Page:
Republican leaders in Congress are talking about dismembering the US Postal Service by cutting the number of delivery days, shuttering processing centers so that it will take longer for letters to arrive, closing thousands of rural and inner-city post offices and taking additional steps that would dramatically downsize one of the few national programs ordained by the original draft of the US Constitution. At the same time, supposedly “centrist” US Senators Tom Carper (D-DE), Joe Lieberman (I-CT), Susan Collins (R-ME) and Scott Brown (R-MA) are trying to build a “bipartisan consensus” for a death by slower cuts.
Their “21st Century Postal Service Act,” a supposed compromise now being weighed by the Senate, would still force the postal service to close hundreds of mail processing centers, shut thousands of post offices, cause massive delays in mail delivery and push consumers toward most expensive private-sector services. It is, says National Association of Letter Carriers President Fredric Rolando, “a classic case of ‘killing the Post-Office in order to save it.’ ”
Their rationale for making the bloodletting, much discussed in the media, holds that radical surgery is necessary because the postal service is in financial crisis.
The postal service, we are told, is broke.
There’s only one problem with this diagnosis.
The postal service is not broke.
At the behest of the Republican-controlled Congress of the Bush-Cheney era, the USPS has been forced since 2006 to pre-fund future retiree health benefits. As the American Postal Workers Union notes, “This mandate is the primary cause of the agency’s financial crisis. No other government agency or private company bears this burden, which costs the USPS approximately $5.5 billion annually.”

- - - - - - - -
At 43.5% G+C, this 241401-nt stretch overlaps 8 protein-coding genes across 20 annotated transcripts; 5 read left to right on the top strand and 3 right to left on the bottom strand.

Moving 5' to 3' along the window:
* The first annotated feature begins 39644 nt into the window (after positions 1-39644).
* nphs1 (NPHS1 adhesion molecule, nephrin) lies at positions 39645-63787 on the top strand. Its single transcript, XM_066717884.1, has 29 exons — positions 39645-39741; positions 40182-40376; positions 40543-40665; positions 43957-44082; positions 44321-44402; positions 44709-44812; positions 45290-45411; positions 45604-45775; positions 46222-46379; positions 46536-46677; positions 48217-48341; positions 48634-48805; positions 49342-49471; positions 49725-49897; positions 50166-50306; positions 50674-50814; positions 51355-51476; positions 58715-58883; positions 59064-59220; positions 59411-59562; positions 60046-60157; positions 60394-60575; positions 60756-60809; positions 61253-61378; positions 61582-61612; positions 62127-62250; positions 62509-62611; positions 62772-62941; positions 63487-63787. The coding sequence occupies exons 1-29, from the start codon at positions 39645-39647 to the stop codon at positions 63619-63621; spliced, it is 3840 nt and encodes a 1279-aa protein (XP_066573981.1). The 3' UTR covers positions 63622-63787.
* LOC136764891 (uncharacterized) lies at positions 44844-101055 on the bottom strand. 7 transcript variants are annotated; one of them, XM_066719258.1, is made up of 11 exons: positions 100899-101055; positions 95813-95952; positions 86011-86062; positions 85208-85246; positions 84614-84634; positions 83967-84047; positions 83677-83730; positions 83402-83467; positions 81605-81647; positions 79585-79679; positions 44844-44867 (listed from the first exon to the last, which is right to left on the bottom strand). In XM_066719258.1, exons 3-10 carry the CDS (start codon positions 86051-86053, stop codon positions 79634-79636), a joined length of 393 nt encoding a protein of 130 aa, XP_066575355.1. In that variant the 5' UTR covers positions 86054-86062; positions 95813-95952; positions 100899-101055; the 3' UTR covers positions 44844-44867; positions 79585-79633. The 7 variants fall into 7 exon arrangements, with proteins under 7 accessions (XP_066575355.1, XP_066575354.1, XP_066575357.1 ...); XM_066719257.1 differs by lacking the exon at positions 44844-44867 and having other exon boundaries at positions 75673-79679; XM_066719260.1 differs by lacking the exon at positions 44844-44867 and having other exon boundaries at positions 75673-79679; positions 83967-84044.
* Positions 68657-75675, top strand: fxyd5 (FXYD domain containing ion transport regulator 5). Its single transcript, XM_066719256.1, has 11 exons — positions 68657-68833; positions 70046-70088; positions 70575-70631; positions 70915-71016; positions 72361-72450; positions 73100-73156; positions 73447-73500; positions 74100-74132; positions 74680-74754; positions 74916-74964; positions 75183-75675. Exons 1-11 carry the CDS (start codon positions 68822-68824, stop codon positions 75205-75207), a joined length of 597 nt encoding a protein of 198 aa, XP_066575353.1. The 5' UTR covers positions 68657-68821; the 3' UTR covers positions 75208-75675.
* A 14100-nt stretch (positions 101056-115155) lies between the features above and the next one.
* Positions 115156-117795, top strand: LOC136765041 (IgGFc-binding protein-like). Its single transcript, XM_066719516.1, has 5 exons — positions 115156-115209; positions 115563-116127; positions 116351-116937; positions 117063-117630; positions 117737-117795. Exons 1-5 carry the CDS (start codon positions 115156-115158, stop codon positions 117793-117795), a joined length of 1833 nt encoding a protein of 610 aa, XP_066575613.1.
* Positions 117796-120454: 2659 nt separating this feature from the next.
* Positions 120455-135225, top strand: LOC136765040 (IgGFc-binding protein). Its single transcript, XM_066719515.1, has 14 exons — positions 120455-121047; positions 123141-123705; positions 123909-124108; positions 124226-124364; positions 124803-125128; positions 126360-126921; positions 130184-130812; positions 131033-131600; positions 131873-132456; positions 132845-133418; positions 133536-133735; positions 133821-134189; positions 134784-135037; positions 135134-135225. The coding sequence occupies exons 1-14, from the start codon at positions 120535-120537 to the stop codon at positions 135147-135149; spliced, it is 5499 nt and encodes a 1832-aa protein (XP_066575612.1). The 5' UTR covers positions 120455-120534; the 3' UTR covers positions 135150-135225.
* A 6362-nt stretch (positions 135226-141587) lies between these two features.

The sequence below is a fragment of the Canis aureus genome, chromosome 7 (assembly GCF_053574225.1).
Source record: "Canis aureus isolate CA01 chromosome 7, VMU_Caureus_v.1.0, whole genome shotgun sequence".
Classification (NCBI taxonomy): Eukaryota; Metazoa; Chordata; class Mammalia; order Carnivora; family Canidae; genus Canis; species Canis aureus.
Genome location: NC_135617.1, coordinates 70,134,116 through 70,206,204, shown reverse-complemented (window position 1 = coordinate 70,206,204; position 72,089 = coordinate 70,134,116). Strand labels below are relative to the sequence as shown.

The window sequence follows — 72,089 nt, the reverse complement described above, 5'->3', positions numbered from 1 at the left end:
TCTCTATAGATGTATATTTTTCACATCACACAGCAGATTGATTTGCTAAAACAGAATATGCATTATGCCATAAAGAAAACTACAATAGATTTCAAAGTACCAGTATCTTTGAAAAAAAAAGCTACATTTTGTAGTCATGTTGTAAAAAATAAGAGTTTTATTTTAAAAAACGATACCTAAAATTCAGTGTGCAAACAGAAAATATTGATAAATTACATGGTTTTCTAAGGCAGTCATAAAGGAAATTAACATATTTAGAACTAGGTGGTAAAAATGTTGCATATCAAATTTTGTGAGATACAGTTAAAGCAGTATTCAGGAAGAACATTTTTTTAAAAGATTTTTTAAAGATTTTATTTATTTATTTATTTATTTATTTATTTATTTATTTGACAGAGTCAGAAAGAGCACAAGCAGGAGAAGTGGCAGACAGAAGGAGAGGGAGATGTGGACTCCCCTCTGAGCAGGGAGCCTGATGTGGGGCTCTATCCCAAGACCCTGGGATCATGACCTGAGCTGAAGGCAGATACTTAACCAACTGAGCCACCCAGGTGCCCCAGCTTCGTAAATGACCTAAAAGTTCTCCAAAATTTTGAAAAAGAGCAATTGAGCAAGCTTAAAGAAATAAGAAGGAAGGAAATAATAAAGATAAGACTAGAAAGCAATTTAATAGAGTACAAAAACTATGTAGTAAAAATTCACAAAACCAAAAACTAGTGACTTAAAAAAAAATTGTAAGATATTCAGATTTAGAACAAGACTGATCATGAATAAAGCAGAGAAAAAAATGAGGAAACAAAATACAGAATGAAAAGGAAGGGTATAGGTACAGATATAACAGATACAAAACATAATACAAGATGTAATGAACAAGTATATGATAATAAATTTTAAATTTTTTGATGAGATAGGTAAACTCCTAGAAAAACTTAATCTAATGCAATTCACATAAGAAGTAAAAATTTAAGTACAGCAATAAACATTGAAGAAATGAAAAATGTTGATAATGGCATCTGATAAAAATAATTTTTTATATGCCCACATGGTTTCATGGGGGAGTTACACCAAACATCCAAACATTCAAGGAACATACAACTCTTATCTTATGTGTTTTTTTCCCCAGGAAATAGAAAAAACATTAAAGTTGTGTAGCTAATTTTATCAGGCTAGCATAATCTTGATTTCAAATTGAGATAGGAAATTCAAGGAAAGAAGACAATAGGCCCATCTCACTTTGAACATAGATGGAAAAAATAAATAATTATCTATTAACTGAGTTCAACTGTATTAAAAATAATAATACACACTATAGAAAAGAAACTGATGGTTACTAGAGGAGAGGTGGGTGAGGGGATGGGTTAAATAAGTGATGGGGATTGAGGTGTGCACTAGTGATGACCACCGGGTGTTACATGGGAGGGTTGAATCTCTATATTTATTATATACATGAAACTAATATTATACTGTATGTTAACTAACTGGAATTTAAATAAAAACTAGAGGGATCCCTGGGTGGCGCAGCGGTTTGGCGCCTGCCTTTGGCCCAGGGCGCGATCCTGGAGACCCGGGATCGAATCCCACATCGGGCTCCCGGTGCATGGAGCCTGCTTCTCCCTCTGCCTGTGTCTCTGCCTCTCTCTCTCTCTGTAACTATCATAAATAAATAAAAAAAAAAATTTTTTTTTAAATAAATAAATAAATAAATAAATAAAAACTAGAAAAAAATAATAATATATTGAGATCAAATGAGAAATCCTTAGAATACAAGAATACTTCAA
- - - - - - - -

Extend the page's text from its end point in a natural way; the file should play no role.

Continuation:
Now, however, we learn that the pre-funding requirements have taken so much money from the USPS that—according to the postal service’s own inspector general—it has “significantly exceeded” the level of reserved money that the federal government or private corporations divert to meet future pension and retiree healthcare demands. “Using ratepayer funds, it has built a war chest of over $326 billion to address its future liabilities,” acknowledges Postal Service Inspector General David C. Williams.
That, argues US Senator Bernie Sanders, puts “the rationale for postal cuts in doubt.”
Sanders, who has taken the lead in challenging cuts to the USPS and who requested the assessment by Williams, says that on the basis of information contained in the assessment, the Postal Service should be released from the “onerous and unprecedented burden” of being forced to put $5.5 billion every year into its future retiree health benefits fund. Sanders’s office explains that “even if there are no further contributions from the post office, and if the fund simply collects 3.5 to 4 percent interest every year, that account will be fully funded in twenty-one years.” At the same time, the senator suggests, the postal service should be allowed to recover more than $13 billion in overpayments it has made to a federal retirement systems.
That’s not the end of the debate about the future of the postal service. Along with Senators Patrick Leahy (D-VT) and Mary Landrieu (D-LA), Sanders is working with key Senate Democrats—and, the group hopes, some Republicans who represent rural states—to develop amendments, and potential alternatives, to the “21st Century Postal Service Act.” Not only would they get the accounting right, they would remove barriers to the USPS so that it can compete and grow.
“I believe the Postal Service will find more and more senators and representatives standing up here in Congress to prevent rash and irreversible decisions, until USPS can present a cogent strategy for growing in a new era of mail,” says Leahy, the chairman of the Senate Judiciary Committee. “A scorched-earth strategy, focused only on the short-term horizon, is a strategy for failure. It is a race to the bottom. The Postal Service needs a plan not only to survive, but to thrive. To do that the Postal Service must listen to its customers, understand its market, and play to its strengths, not trade its strengths away.”
John Nichols' new book on protests and politics, Uprising: How Wisconsin Renewed the Politics of Protest, from Madison to Wall Street, will be published next week by Nation Books. Follow John Nichols on Twitter @NicholsUprising